Convicted cop responds to allegations of perjury
BY JARREL WADE World Staff Writer
Tuesday, September 11, 2012
9/11/12 at 4:02 AM
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A former Tulsa police officer who was convicted in a police corruption case filed a response under seal Friday, explaining to a federal judge why he thinks he should not be held in contempt of court for alleged perjury.
A document filed under seal is not open to the public. However, a judge may order such documents unsealed, if appropriate.
The response by Jeff Henderson was filed in the case of Tony Becknell Jr., who was convicted of drug possession and was scheduled for release from prison in 2014. However, U.S. District Judge James Payne vacated Becknell's sentence in July, and he was released.
In his testimony June 29 in Becknell's petition for release, Henderson identified an informant he said he used to obtain a search warrant leading to Becknell's arrest in March 2005.
Henderson testified that he never documented the informant but added that "I'm just letting you know it's a fact."
"I used him on more than six" investigations, he said. "He was a reliable confidential informant."
Becknell's attorney, Paul DeMuro, filed an affidavit stating that he investigated Henderson's claims regarding the informant. He found that the informant named by Henderson was in jail for several months before and after March 2005, when Henderson testified that the informant provided information by phone and in person in Henderson's car.
Henderson described the man and their interactions on the Becknell case, saying he rode with the informant to Becknell's house, talked on the phone with the informant and that the informant had bought drugs at Becknell's home.
According to a memo filed in Becknell's case, government prosecutors interviewed Henderson after his testimony.
"Henderson said that since he learned that (the informant) was incarcerated at the time, he was wrong, but he could not remember who the informant might have been," according to the government memo.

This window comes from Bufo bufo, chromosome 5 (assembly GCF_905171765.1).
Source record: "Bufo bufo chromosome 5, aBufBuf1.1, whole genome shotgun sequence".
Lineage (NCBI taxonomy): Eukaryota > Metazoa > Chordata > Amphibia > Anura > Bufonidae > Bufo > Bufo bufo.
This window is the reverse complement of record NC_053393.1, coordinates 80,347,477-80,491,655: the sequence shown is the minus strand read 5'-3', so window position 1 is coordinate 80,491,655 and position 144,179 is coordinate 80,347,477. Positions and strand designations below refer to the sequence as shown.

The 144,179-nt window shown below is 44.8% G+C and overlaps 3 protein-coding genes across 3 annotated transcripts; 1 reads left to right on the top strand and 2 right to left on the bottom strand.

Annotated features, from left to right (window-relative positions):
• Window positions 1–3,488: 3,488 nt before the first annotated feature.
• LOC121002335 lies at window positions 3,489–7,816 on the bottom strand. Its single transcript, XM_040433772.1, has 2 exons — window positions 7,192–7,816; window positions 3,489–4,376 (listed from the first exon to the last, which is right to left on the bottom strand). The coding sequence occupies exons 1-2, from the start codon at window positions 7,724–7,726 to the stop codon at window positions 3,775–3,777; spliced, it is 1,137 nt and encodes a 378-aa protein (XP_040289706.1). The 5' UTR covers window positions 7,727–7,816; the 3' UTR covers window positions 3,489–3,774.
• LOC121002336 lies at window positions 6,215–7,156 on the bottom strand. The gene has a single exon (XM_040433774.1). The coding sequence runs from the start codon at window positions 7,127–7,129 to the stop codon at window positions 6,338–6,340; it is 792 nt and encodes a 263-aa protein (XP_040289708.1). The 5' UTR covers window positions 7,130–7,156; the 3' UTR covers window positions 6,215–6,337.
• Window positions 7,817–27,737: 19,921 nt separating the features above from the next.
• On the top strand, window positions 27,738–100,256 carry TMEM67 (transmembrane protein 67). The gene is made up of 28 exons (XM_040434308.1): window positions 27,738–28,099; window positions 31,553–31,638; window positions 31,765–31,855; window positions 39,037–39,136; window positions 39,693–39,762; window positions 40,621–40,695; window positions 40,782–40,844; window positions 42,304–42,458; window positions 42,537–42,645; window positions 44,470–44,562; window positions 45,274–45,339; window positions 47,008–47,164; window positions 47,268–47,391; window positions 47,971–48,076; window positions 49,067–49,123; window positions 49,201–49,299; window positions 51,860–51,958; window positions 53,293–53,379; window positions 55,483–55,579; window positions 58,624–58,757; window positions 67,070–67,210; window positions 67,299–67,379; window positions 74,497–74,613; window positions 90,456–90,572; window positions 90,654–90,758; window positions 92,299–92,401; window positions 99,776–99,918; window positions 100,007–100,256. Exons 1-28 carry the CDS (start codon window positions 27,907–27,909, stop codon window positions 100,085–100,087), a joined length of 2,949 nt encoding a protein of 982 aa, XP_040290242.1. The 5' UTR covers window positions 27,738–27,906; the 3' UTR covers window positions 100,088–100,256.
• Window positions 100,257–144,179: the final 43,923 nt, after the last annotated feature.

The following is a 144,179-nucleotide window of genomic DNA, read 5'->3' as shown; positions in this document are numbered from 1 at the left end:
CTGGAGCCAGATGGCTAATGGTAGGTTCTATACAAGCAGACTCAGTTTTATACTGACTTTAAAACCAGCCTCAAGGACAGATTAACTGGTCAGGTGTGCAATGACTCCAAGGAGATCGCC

Henderson told the prosecutors that he didn't have enough time in court to recall the case before he made his statements about the informant, according to the memo.
Becknell is one of at least 45 people who have been freed from prison or had their cases modified as a result of the police corruption probe.
Henderson was convicted last year on six counts of perjury and two counts of civil rights violations for his role in a federal police corruption case. He is serving a 42-month sentence and is assigned to a South Dakota federal prison but is now in the Tulsa Jail due to his role in the Becknell case.
Prosecutors are seeking additional penalties against Henderson on the new perjury allegations. The judge can rule after reviewing Henderson's sealed response, possibly resulting in more jail time or a fine.
The federal investigation of Tulsa police officers and a federal agent began as early as 2008 and resulted in charges against six current or former Tulsa police officers and the federal agent, as well as accusations of criminal behavior against five officers who never faced charges.
Additionally, at least 14 lawsuits have been filed against the city and individual police officers as a result of the police corruption investigation. The city is an active defendant in at least 11 cases and has been dismissed from three. Motions to dismiss the city are pending in several cases, a review of court records shows.
Jarrel Wade 918-581-8367
Jeff Henderson: The former Tulsa police officer was convicted last year on six counts of perjury and two counts of civil rights violations for his role in a federal police corruption case. He is serving a 42-month sentence and is assigned to a South Dakota federal prison but is now in the Tulsa Jail because of his involvement in the Tony Becknell case